• Sal Maiorana

Ernie Davis in Memoriam: The SU legend had a short but remarkable life

The life-sized bronze statue stands tall on a granite pedestal outside the junior high school in Elmira, N.Y. that bears his name. It depicts Ernie Davis, the one-time “Elmira Express” in a letterman’s sweater, books in one hand, a football in the other.

That sculpture serves as a reminder of a true hero – who passed away on May 18, 1963, his promising life cut short by leukemia at age 23 – and someone who handled living and dying with remarkable dignity and grace.

In Elmira, where he won 11 varsity sports letters and All-American honors in football and basketball, and in Syracuse, where, in 1961 he became the first African-American to capture the prestigious Heisman Trophy, Davis’ legacy remains strong.

After a superb athletic career at Elmira Free Academy in the mid- to late-1950s, Davis chose Syracuse over Notre Dame because he wanted to follow in the footsteps of his idol, Jim Brown, who had gone on to greatness with the Cleveland Browns in the National Football League.

No one was more pleased with Davis’ decision than SU football coach Ben Schwartzwalder, who had made 30 recruiting visits to Elmira during the running back’s senior season of high school.

Schwartzwalder saw the same football attributes in Davis that he had in Brown, so it wasn’t surprising that the coach wound up issuing him Big Jim’s old number – 44.

Davis did the jersey proud, rushing for 2,386 yards during his three varsity seasons to eclipse Brown’s school record. Though many have since gone on to surpass Davis’ yardage totals at SU, no one has come close to equaling his career average of 6.63 yards per carry.

Davis wasted little time establishing himself as one of college football’s impact players, averaging seven yards per carry and scoring eight touchdowns to lead the 1959 team to an 11-0 record and the national championship.

That season was capped by Davis’ scintillating performance in a 23-14 victory over Texas in the Cotton Bowl. Despite nursing a severely pulled hamstring and dealing with racist treatment in the South, Davis caught an 87-yard touchdown pass, scored on a 1-yard run, tallied a pair of two-point conversions, and intercepted a pass in that victory.

Two years later, Davis concluded his brilliant college football career by winning the Heisman. Following the award ceremony at the Downtown Athletic Club in Manhattan, President John F. Kennedy asked to meet Davis.

“I got to shake hands with him,’’ Davis said later. “That was almost as big a thrill as winning the Heisman.’’

A month later, in January of 1962, Davis experienced another big thrill when he turned down a huge contract offer from the Buffalo Bills of the American Football League and signed for less-but-still-substantial money with the NFL’s Browns. Davis was going to get an opportunity to play in the same backfield as his Syracuse predecessor, Brown.

“The world was his oyster,’’ recalled former SU offensive tackle John Brown, Davis’ college roommate. “He had everything going for him at that time – looks, ability, character, charm, youth. Just about anyone would have traded places with him.’’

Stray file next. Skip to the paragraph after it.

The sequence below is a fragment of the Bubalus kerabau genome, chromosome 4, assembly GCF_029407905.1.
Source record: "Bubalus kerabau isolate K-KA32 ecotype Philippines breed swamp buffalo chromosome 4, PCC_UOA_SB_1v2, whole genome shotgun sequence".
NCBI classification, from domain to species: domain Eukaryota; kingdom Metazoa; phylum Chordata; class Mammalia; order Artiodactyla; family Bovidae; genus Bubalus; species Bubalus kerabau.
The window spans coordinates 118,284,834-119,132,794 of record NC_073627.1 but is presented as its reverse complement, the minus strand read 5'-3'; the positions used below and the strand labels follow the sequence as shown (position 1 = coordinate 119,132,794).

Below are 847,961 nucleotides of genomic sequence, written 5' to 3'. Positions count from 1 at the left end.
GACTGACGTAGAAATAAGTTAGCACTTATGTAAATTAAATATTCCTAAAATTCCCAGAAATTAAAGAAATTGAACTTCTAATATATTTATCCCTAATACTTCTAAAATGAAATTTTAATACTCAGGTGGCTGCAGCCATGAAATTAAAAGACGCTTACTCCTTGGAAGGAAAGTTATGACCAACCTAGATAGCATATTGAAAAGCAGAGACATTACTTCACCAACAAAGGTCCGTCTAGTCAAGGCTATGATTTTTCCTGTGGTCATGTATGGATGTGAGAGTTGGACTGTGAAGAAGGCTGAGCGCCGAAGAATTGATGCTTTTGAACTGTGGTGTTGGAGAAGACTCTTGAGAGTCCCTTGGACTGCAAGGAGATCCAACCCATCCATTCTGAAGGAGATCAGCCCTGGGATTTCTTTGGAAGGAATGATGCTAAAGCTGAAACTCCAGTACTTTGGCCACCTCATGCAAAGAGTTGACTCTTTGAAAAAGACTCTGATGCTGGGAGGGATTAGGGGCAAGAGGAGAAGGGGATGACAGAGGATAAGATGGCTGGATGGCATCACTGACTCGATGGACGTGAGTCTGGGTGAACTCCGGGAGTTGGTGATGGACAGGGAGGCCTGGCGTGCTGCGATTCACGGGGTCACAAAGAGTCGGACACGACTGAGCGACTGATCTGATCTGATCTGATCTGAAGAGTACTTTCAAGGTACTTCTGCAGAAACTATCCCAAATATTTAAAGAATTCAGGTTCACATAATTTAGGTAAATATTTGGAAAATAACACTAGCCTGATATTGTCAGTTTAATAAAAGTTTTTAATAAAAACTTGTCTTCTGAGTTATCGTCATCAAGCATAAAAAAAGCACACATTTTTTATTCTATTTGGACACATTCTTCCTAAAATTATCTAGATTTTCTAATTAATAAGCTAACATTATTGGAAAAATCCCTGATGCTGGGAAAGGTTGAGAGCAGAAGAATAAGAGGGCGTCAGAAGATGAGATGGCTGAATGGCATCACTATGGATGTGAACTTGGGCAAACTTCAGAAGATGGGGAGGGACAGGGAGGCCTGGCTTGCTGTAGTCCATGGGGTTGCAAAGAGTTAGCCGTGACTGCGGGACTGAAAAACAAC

By September 1962, no one would have traded places with him. While prepping for the college all-star game against the Green Bay Packers in Buffalo, Davis began feeling run-down and noticed sores in his mouth and lumps on his neck. The symptoms persisted into the following week, and he checked into a hospital where he was soon diagnosed with leukemia.

“He was bewildered at first, but he didn’t complain,’’ recalled former Browns owner Art Modell. “In fact, almost immediately, he began talking about how he was going to lick this thing.’’

That fall his cancer went into remission, but it reoccurred at the beginning of 1963. Though discouraged by the news, Davis remained upbeat.

“He would have been justified cursing: ‘Why me, God? Why me?’ ‘‘ John Brown said. “But I never heard him bemoan his fate. I remember one time I came home from a particularly tough practice with the Browns. I was really down, really worried about making the team. Ernie sat there and listened to me bitch and tried to pick my spirits up. Suddenly, I realized how dumb I had been. I’m complaining about something as insignificant as making a football team in front of a guy battling for his life. That Ernie would listen to my little problems despite what he was facing was so typical of him. He always put the concerns of others ahead of himself.’’

Davis died at Lakeside Hospital in Cleveland and his death touched the nation, his story transcended sports.

About 10,000 mourners, including most of the members of the Browns team for which he never played, attended his funeral at Elmira’s Woodlawn Cemetery, where Mark Twain also is buried. Jim Brown, one of the pallbearers, spoke eloquently about the young man whom he inspired and befriended.

“I’ve always felt the words ‘great’ and ‘courage’ have been overused and abused,” said Brown. “I have never been one to take them idly. I say with the utmost sincerity: Ernie Davis, to me, was the greatest, most courageous person I’ve ever met. Though death is sad and often tragic – and these elements were present in Ernie’s death – his is not a sad story. He made our lives better, brighter, and fuller because we were privileged to know him. I find it difficult to believe he’s gone. Maybe it’s because I never heard him complain. The way he acted, he had me believing he’d make it.’’

EDITOR'S NOTE: This story was originally included in the book I co-authored with Scott Pitoniak entitled Slices of Orange - Great Games and Performers in Syracuse University Sports History. If interested in learning more about SU sports history, the book is available at Amazon.com.